Undermining the Pell Grants
Published: November 25, 2004
Daunted by soaring costs, as many as a quarter of low-income students with grades and test scores that make them prime college material no longer even apply to college. This is bad news at a time when skilled jobs are moving abroad and a college diploma has become the minimum price of admission to the new economy. The Bush administration, however, has actually made this problem worse by cutting the federal Pell grant program, which was developed to encourage poor and working-class students to pursue higher education.
The cut could cause as many as 1.2 million low-income students to have their grants reduced - and as many as 100,000 could lose their grants altogether. That inevitably means that students will either drop out or take longer to finish their degrees.
The Pell program, which is meant to help students pay for tuition and other expenses, like books and housing, has been gravely underfinanced for a long time. Congress has tried to mask the problem by tricky bookkeeping. In particular, Congress failed to revise the maximum grant to keep pace with rising costs. Left untouched for a decade, the aid formula is still capped at around $4,000 a year - far less than what it takes to support a college student.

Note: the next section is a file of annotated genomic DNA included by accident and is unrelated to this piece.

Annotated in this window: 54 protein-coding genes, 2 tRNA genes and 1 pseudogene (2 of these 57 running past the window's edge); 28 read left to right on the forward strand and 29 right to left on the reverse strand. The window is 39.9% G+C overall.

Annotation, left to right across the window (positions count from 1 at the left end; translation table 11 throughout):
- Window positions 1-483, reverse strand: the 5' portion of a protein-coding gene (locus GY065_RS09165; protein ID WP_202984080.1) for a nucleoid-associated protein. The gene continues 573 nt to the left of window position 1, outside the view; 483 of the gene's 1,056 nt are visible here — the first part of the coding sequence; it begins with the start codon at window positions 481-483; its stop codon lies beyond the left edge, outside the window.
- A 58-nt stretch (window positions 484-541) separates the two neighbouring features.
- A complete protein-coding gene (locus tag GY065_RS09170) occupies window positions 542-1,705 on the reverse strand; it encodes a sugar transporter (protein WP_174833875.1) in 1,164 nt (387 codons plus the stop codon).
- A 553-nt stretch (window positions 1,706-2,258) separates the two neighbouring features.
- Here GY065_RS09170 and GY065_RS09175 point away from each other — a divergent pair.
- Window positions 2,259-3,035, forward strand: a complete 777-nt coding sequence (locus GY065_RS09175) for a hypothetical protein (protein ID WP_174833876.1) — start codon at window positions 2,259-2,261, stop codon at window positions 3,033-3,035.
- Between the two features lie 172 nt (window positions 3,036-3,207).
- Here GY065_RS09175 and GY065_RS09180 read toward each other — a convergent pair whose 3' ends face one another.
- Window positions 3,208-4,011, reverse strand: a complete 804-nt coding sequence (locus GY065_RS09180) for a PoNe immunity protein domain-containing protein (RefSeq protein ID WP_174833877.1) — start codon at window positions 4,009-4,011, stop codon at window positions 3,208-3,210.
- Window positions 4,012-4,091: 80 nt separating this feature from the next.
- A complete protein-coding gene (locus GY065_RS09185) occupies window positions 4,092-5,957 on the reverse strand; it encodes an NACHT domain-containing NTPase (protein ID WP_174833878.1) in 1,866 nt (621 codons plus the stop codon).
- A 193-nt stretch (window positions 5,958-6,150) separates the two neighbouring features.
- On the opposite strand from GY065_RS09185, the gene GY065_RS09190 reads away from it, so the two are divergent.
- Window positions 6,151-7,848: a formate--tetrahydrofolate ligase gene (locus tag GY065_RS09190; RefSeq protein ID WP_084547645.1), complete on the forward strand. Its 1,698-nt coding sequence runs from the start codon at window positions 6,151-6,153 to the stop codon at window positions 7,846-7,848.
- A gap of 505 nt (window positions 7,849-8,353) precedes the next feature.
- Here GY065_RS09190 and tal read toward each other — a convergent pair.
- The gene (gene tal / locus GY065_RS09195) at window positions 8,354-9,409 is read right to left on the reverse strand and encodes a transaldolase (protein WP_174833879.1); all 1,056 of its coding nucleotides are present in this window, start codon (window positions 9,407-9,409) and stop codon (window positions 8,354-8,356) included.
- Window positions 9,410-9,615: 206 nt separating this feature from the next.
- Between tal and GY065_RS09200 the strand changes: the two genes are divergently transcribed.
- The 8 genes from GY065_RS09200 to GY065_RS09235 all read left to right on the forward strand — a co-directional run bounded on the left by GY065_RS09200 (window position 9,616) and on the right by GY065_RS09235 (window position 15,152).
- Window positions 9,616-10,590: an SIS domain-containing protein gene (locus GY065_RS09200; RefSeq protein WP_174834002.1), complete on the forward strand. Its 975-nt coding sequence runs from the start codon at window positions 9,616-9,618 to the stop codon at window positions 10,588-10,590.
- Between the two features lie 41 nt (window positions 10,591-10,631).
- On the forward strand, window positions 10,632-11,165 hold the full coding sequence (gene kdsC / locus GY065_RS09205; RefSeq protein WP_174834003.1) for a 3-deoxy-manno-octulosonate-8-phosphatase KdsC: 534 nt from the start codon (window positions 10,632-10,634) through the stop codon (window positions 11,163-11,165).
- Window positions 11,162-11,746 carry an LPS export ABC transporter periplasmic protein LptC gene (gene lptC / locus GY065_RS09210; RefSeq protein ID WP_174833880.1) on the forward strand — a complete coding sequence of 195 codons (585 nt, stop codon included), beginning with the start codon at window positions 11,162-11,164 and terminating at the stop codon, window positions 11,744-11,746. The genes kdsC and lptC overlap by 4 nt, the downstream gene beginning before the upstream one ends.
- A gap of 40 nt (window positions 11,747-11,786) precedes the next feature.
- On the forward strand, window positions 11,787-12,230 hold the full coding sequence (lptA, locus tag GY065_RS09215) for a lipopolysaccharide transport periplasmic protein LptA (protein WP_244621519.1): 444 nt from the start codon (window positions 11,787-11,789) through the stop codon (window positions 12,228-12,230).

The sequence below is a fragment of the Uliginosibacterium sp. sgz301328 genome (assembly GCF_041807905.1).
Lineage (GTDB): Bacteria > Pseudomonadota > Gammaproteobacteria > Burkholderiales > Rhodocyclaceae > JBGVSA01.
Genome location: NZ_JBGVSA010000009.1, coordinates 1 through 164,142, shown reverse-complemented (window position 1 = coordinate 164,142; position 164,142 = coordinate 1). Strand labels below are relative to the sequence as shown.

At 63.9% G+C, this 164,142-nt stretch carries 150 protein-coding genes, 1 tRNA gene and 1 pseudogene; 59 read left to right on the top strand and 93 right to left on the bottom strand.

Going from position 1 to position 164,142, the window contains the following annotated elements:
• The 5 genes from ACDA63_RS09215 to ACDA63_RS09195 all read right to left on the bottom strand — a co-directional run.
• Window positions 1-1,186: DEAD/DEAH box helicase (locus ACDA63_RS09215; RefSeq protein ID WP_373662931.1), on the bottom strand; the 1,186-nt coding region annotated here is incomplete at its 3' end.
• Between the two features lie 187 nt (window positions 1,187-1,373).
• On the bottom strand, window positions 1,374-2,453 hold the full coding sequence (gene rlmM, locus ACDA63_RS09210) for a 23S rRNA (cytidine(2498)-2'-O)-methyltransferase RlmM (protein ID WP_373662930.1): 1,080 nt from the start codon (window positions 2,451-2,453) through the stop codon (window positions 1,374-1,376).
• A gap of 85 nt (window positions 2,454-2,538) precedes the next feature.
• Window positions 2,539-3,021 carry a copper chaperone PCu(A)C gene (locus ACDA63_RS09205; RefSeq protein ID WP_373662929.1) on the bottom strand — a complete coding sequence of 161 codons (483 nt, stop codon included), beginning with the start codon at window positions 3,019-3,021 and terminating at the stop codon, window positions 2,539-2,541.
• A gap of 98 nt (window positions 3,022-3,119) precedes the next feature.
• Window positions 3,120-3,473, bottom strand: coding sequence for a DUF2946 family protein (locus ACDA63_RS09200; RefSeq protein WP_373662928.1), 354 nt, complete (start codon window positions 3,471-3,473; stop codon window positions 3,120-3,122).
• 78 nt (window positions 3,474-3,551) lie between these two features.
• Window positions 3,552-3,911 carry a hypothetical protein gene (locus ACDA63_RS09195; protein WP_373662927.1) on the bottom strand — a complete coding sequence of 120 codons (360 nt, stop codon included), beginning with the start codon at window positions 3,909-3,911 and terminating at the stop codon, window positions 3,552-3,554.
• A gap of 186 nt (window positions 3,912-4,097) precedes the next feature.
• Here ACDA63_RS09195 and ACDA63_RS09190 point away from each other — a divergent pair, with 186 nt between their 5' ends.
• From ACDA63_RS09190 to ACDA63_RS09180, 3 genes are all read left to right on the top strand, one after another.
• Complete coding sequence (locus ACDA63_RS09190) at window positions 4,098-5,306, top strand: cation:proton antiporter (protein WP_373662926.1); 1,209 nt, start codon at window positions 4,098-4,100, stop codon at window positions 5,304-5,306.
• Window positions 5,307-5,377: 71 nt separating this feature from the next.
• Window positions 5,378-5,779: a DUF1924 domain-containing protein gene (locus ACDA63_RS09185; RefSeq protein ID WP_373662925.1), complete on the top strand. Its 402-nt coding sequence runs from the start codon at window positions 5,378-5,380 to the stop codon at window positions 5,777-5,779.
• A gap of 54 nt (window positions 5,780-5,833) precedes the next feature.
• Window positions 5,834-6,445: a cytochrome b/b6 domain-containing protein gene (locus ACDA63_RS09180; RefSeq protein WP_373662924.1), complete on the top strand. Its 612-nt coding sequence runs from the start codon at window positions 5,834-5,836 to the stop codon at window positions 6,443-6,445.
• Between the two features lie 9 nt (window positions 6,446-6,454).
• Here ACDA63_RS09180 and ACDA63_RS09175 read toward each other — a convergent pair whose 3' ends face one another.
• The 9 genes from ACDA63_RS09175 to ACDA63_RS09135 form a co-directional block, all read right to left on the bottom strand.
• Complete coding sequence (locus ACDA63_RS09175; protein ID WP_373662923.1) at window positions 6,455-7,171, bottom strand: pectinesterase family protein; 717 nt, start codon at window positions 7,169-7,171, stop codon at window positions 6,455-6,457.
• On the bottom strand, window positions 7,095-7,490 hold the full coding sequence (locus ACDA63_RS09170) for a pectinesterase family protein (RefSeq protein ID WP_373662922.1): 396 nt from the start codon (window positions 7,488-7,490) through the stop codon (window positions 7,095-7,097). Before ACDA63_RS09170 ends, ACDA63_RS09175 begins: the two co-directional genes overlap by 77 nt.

The Republican leadership tried to cut the Pell program by changing the formula for distributing the money in a way that would cut out students who had higher - although still inadequate - family incomes. The leaders backed off when middle-income families protested and student aid threatened to become an issue in the presidential campaign.
Back then, Congress agreed to hold off on any changes until it could look at the student aid problem as a whole during reauthorization of the Higher Education Act, which is due to come before the body next year. But with the election behind it, the administration slashed the program anyway, by roughly $300 million. Eliminating the resources to help needy and qualified students go to college will not even put a dent in the nation's growing deficit, but it will greatly diminish opportunities for upward mobility for the nation's youth.